Eating Fruit During Pregnancy Could Make Your Baby Smarter

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By Gillie Houston Posted May 27, 2016

Kids whose mothers ate six to seven servings of fruit per day during pregnancy scored six to seven points higher on IQ tests later in life.

Fruit is good for you—that much is certain. But it turns out that eating fruit could have a surprising benefit on your offspring, as well. A new study by the University of Alberta show that the benefits of exposure to fruit could begin as early as in the womb.

The results, which were published in the EbioMedicine journal, used data from a 3,500-subject study of Canadian infants and their families to draw the conclusion that fruit intake could be a key factor in the future development of a child's brain. "We wanted to know if we could identify what factors affect cognitive development," says Piush Manhane, senior author of the paper and associate professor of pediatrics at the University of Alberta. "We found that one of the biggest predictors of cognitive development was how much fruit moms consumed during pregnancy. The more fruits moms had, the higher their child's cognitive development," he adds.

The study found that the children of mothers with the highest fruit consumption during pregnancy performed better on developmental tests at one year old. The tests used a traditional IQ scale as its model, where the average IQ is 100. On average, kids whose mothers ate six to seven servings of fruit per day during pregnancy scored six to seven points higher on IQ tests later in life.

"The longer a child is in the womb, the further they develop—and having one more serving of fruit per day in a mother's diet provides her baby with the same benefit born a whole week later," Mandhane says of the "substantial difference" the study uncovered.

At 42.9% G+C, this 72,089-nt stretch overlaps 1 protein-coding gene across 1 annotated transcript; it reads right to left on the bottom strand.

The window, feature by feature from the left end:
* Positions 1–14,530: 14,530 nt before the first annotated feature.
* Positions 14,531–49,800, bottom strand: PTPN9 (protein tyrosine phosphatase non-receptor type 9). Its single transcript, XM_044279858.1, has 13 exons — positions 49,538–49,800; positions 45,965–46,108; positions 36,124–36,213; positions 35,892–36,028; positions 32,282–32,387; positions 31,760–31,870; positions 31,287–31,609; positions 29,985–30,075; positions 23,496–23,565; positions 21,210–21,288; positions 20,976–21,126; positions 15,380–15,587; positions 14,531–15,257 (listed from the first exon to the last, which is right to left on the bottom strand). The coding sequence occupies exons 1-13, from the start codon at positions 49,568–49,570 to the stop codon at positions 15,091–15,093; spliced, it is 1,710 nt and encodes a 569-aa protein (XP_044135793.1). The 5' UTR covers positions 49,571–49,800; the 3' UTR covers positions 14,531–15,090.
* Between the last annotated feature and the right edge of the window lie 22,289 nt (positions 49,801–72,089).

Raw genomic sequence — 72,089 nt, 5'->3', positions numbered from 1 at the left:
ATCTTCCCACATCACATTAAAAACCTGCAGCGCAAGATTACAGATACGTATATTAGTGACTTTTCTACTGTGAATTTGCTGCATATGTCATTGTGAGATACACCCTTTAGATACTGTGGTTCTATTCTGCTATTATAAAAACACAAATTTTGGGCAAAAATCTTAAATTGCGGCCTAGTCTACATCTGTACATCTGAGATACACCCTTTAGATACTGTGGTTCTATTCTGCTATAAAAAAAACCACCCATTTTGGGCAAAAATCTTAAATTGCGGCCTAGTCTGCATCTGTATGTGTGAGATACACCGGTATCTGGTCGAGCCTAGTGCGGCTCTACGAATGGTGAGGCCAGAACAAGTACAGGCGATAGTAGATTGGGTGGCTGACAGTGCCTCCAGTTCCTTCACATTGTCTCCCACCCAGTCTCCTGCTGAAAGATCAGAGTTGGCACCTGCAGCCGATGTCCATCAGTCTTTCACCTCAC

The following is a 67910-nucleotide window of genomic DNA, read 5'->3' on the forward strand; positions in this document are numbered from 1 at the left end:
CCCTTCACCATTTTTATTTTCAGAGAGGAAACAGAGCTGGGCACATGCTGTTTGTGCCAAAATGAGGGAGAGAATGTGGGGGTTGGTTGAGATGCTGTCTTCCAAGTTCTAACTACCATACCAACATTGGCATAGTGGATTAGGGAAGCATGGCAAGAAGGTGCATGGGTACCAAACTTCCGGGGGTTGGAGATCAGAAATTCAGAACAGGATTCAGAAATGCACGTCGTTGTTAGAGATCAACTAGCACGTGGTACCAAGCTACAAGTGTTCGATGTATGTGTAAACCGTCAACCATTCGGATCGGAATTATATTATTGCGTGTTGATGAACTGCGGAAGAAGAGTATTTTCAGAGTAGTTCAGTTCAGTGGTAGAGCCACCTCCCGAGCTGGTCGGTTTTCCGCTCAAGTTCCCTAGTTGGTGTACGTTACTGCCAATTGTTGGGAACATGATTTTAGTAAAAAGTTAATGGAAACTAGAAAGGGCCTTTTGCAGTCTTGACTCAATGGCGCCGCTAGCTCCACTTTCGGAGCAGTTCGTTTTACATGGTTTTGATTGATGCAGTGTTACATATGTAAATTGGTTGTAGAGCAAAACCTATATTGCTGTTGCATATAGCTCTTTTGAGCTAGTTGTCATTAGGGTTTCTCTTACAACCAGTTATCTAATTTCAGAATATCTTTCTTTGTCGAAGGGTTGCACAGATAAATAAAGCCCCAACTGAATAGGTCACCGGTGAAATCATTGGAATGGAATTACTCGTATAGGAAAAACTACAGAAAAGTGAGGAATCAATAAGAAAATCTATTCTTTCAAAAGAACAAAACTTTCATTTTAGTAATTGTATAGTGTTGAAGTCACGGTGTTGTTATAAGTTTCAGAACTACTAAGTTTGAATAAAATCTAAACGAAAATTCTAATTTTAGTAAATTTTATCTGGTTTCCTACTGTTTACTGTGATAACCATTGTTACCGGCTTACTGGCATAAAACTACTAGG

According to professor Francois Bolduc, who partnered with Mandhane on the study, the potential benefits of fruit consumption on cognitive thinking has been shown in prior scientific research. For example, fruit flies have long been studied in the field of learning and memory, and Bolduc has previously found that flies born after being fed increased amounts of prenatal fruit juice exhibit enhanced memory abilities.

"Flies are very different from humans, but, surprisingly, they have 85 percent of the genes involved in human brain function," Bolduc says. "So we were extremely interested in understanding the correlation seen between increased prenatal fruit intake and higher cognition."

While Mandhane is enthusiastic about what these results could mean for future research on the relationship between fruit and cognition, he discourages mothers-to-be from going too crazy on the fruit front, as it could result in potential health issues—including diabetes—that have been connected with high prenatal levels of natural sugar intake. But certainly, as the research shows, an apple (or two) a day could contribute a good deal to your child's future brainpower.

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